Out-of-State Students Flock
To UNLV Law School
By Valerie Miller
Las Vegas Business Press
January 30, 2004
The success of the University of Nevada, Las Vegas William S. Boyd School of Law isn't such a well-kept secret anymore.
The law school is being bombarded with out-of-state applicants. So many, in fact, that the admissions department is facing some tough choices in its efforts to meet its mission of mostly serving the local community.
"Most of our students will be from Nevada -- seventy to eighty percent -- that's what the [university system] Board of Regents wants," says Frank Durand, assistant dean for admissions and financial aid. "Nevadans will always have a preference, but the bulk of our applicant pool is non-resident."
Hence, the problem comes in, he explains, with 1,250 out of 1,700 applicants for the fall 2003 freshman class being from out-of-state. "The majority of the applicants are competing for a small number of seats and the minority of the applicants are competing for a greater number of seats."
That numbers crunch might be even more evident this fall, if applications submitted so far are any indication, Durand adds. "March 15 is the date by which all the applications have to be in and right now we have 1,100, which means, once again, the majority of the applicants will be from out-of-state."
No that it was always that way for the school, which opened its doors in1998. "Since 2001, our pool of applicants has really started to expand. It's a testament to the great job that [UNLV Law School] Dean [Richard] Morgan has done."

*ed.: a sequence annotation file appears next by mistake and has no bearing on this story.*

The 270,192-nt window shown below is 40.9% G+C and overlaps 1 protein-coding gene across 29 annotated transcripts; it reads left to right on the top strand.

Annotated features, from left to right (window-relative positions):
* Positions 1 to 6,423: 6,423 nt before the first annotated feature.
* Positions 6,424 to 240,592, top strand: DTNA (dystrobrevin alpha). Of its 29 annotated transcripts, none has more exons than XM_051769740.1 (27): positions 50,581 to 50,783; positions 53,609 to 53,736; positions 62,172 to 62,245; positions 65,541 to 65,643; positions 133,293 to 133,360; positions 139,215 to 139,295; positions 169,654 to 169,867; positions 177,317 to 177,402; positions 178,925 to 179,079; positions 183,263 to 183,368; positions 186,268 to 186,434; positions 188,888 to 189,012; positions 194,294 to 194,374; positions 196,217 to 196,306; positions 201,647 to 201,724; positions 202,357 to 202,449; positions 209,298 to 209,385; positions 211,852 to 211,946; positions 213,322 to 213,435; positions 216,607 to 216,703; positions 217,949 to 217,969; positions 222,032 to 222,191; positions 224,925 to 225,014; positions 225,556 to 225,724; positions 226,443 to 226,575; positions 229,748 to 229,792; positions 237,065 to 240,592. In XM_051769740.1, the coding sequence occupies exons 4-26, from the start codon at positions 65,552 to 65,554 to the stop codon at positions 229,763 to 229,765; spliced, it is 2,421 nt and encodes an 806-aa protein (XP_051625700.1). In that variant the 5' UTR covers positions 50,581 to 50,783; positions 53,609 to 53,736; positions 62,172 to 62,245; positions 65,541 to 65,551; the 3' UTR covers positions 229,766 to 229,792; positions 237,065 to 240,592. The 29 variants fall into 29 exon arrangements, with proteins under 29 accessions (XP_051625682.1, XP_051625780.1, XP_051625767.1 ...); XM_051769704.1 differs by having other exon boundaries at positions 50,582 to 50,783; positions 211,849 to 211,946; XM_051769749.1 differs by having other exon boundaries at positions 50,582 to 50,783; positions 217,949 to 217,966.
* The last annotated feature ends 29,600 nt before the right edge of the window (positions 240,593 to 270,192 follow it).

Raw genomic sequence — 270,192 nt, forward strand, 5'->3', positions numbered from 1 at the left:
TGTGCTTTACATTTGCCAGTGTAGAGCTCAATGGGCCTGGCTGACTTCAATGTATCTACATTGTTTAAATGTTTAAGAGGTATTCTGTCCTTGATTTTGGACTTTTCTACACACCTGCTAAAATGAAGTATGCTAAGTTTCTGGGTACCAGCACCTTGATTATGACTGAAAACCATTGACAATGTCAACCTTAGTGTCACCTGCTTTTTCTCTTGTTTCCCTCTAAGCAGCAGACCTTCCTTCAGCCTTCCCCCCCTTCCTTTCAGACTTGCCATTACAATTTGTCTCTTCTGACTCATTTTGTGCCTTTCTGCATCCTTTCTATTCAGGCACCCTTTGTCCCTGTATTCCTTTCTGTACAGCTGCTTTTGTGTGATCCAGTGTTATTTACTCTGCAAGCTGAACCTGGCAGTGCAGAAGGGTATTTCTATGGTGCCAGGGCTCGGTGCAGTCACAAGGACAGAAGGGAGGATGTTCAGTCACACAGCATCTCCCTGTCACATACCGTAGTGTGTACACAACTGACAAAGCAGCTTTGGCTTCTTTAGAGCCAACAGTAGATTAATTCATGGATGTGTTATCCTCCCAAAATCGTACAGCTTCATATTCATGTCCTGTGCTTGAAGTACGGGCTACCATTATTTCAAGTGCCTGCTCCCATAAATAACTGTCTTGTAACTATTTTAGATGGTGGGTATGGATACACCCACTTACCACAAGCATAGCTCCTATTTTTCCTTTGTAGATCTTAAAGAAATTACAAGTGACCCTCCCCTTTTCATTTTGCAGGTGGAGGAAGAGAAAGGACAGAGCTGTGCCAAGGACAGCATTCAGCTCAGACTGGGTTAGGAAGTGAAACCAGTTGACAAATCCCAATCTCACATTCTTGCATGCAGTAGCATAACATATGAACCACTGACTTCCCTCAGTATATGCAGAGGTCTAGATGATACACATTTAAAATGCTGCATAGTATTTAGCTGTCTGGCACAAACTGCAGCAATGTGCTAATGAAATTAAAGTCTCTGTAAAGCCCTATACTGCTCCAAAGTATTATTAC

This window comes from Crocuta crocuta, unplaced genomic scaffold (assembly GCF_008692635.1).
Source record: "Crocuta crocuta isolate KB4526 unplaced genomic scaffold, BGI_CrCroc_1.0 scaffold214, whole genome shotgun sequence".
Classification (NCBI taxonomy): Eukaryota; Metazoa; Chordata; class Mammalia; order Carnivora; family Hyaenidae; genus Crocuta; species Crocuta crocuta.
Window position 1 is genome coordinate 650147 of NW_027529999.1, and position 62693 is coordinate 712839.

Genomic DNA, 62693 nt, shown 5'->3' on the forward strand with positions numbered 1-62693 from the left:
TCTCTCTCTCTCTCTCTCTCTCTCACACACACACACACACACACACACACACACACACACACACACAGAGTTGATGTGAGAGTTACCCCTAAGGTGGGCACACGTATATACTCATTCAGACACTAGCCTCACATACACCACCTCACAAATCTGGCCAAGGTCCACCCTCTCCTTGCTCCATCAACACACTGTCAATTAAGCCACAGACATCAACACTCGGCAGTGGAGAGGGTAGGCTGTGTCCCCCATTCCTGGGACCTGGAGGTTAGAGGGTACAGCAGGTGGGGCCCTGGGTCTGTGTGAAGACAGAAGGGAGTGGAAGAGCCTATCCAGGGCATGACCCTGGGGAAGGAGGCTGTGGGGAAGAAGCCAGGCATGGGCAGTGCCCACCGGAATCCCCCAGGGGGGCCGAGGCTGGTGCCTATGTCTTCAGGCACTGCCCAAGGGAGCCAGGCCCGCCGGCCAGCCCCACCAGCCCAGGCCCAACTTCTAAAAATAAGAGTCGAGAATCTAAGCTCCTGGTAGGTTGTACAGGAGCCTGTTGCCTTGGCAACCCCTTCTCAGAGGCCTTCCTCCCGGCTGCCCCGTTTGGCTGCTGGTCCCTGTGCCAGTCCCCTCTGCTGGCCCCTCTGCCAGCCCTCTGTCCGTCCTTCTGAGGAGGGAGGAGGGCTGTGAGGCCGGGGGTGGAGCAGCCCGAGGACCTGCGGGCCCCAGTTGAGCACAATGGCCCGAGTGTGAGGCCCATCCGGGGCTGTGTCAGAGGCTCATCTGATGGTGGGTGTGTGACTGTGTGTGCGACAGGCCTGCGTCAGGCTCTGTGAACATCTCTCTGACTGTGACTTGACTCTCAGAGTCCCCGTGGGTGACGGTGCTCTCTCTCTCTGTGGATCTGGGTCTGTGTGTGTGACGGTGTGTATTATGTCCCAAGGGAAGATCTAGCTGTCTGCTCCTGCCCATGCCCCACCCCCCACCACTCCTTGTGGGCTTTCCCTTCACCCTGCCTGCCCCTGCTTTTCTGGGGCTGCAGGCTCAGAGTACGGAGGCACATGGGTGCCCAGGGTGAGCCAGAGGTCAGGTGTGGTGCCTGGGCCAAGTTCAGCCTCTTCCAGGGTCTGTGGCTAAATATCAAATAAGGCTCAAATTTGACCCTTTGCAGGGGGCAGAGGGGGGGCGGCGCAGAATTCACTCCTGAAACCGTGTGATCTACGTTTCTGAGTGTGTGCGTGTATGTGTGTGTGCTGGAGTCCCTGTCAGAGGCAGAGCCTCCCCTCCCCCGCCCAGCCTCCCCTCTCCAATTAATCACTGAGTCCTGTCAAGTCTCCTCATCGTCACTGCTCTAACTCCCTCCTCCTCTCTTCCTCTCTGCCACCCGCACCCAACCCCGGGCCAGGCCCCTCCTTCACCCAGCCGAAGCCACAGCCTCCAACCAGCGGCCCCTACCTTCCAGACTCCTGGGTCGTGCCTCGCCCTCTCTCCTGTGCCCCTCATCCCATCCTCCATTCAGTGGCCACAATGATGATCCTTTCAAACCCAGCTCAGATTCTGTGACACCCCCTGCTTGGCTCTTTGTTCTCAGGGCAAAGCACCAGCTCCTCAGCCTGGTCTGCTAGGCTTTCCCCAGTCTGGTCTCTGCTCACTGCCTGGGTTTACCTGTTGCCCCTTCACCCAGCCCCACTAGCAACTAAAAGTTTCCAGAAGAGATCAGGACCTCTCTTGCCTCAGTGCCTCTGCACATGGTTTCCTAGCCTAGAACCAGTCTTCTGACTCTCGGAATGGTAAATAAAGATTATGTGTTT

Most of the applicants are from neighboring states such as Arizona, California and Utah, Durand adds.
The entering class of fall 2003 is made up of 160 enrolled students, of which 23 percent are non-residents and 77 percent are residents. For that class, 1,704 applications were submitted and 286 admissions offered, according to the school's Web site. A entering class generally consists of about 140 students.
UNLV law school grads still give the program high marks.
Christine Hu was a member of the graduating class of 2003, although she finished early. Hu, who is now working for the local firm Kolear & Leatham, has been living in Nevada for seven years but was a Chinese citizen when she first enrolled in Boyd.
"I think they definitely considered my background as a foreigner and a woman," she says of her admission to Boyd. "But I think the school still gives preference to Nevada residents. I would think the law school was primarily to benefit the community."
Hu feels she got a taste of diversity while at Boyd. "I particularly enjoyed that different people played in diverse discussions."
Now, Hu believes her knowledge of different languages is a plus for her employer. "The Asian community is growing in Las Vegas and I can be a person to help reach that market."
On the other end of the spectrum, UNLV law school grad David Gibson, Jr. came from a long line of Henderson residents when he applied at Boyd. He split his undergraduate work between Brigham Young University and UNLV.
"Most of them [fellow UNLV law students] were from Southern Nevada," he recalls. "They weren't all Nevada natives. Some had taken a year or two off [after getting their undergraduate degrees] to get Nevada residency [by living here]."
Gibson says the sheer nature of Las Vegas will insure out-of-towners will attend Boyd, whether they are considered residents. "UNLV brings so many people here from elsewhere. Las Vegas is such a melting pot."